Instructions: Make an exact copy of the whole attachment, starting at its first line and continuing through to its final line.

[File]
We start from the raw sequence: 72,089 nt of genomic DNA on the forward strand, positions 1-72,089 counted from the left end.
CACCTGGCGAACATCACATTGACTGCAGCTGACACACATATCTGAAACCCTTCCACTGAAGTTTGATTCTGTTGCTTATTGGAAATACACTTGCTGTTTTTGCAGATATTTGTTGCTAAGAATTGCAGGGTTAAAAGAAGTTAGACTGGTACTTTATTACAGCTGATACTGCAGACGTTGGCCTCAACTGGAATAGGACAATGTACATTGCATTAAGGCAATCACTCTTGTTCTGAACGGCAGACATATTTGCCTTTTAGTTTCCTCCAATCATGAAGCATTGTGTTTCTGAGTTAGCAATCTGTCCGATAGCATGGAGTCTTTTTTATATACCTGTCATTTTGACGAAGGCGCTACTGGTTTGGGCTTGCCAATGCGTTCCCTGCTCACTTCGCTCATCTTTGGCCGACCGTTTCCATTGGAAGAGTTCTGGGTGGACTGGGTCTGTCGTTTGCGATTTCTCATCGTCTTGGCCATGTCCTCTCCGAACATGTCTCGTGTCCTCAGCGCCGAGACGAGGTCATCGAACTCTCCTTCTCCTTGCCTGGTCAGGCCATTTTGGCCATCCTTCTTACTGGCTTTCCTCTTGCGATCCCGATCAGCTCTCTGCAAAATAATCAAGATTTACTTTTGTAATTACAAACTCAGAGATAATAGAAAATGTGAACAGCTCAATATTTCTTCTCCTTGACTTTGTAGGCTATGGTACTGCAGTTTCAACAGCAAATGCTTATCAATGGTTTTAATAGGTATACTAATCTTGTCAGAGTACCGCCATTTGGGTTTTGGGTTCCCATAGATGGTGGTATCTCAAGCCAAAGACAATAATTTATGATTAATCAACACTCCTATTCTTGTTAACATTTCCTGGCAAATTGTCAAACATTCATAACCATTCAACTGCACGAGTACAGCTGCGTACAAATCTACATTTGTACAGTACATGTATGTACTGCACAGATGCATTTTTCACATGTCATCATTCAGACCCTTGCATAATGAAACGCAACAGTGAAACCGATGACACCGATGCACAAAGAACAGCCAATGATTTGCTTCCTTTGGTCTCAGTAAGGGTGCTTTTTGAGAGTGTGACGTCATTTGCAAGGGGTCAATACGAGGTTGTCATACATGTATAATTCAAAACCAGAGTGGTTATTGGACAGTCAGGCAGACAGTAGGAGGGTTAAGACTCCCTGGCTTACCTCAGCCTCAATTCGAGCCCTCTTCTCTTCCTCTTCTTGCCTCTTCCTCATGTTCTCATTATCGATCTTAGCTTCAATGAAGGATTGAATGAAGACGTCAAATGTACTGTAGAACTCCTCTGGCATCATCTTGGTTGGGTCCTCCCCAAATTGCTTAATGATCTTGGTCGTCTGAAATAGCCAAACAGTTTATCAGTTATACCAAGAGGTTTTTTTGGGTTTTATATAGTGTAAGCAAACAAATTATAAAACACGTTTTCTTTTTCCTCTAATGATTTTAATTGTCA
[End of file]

We start from the raw sequence: 72,089 nt of genomic DNA on the forward strand, positions 1-72,089 counted from the left end.
CACCTGGCGAACATCACATTGACTGCAGCTGACACACATATCTGAAACCCTTCCACTGAAGTTTGATTCTGTTGCTTATTGGAAATACACTTGCTGTTTTTGCAGATATTTGTTGCTAAGAATTGCAGGGTTAAAAGAAGTTAGACTGGTACTTTATTACAGCTGATACTGCAGACGTTGGCCTCAACTGGAATAGGACAATGTACATTGCATTAAGGCAATCACTCTTGTTCTGAACGGCAGACATATTTGCCTTTTAGTTTCCTCCAATCATGAAGCATTGTGTTTCTGAGTTAGCAATCTGTCCGATAGCATGGAGTCTTTTTTATATACCTGTCATTTTGACGAAGGCGCTACTGGTTTGGGCTTGCCAATGCGTTCCCTGCTCACTTCGCTCATCTTTGGCCGACCGTTTCCATTGGAAGAGTTCTGGGTGGACTGGGTCTGTCGTTTGCGATTTCTCATCGTCTTGGCCATGTCCTCTCCGAACATGTCTCGTGTCCTCAGCGCCGAGACGAGGTCATCGAACTCTCCTTCTCCTTGCCTGGTCAGGCCATTTTGGCCATCCTTCTTACTGGCTTTCCTCTTGCGATCCCGATCAGCTCTCTGCAAAATAATCAAGATTTACTTTTGTAATTACAAACTCAGAGATAATAGAAAATGTGAACAGCTCAATATTTCTTCTCCTTGACTTTGTAGGCTATGGTACTGCAGTTTCAACAGCAAATGCTTATCAATGGTTTTAATAGGTATACTAATCTTGTCAGAGTACCGCCATTTGGGTTTTGGGTTCCCATAGATGGTGGTATCTCAAGCCAAAGACAATAATTTATGATTAATCAACACTCCTATTCTTGTTAACATTTCCTGGCAAATTGTCAAACATTCATAACCATTCAACTGCACGAGTACAGCTGCGTACAAATCTACATTTGTACAGTACATGTATGTACTGCACAGATGCATTTTTCACATGTCATCATTCAGACCCTTGCATAATGAAACGCAACAGTGAAACCGATGACACCGATGCACAAAGAACAGCCAATGATTTGCTTCCTTTGGTCTCAGTAAGGGTGCTTTTTGAGAGTGTGACGTCATTTGCAAGGGGTCAATACGAGGTTGTCATACATGTATAATTCAAAACCAGAGTGGTTATTGGACAGTCAGGCAGACAGTAGGAGGGTTAAGACTCCCTGGCTTACCTCAGCCTCAATTCGAGCCCTCTTCTCTTCCTCTTCTTGCCTCTTCCTCATGTTCTCATTATCGATCTTAGCTTCAATGAAGGATTGAATGAAGACGTCAAATGTACTGTAGAACTCCTCTGGCATCATCTTGGTTGGGTCCTCCCCAAATTGCTTAATGATCTTGGTCGTCTGAAATAGCCAAACAGTTTATCAGTTATACCAAGAGGTTTTTTTGGGTTTTATATAGTGTAAGCAAACAAATTATAAAACACGTTTTCTTTTTCCTCTAATGATTTTAATTGTCA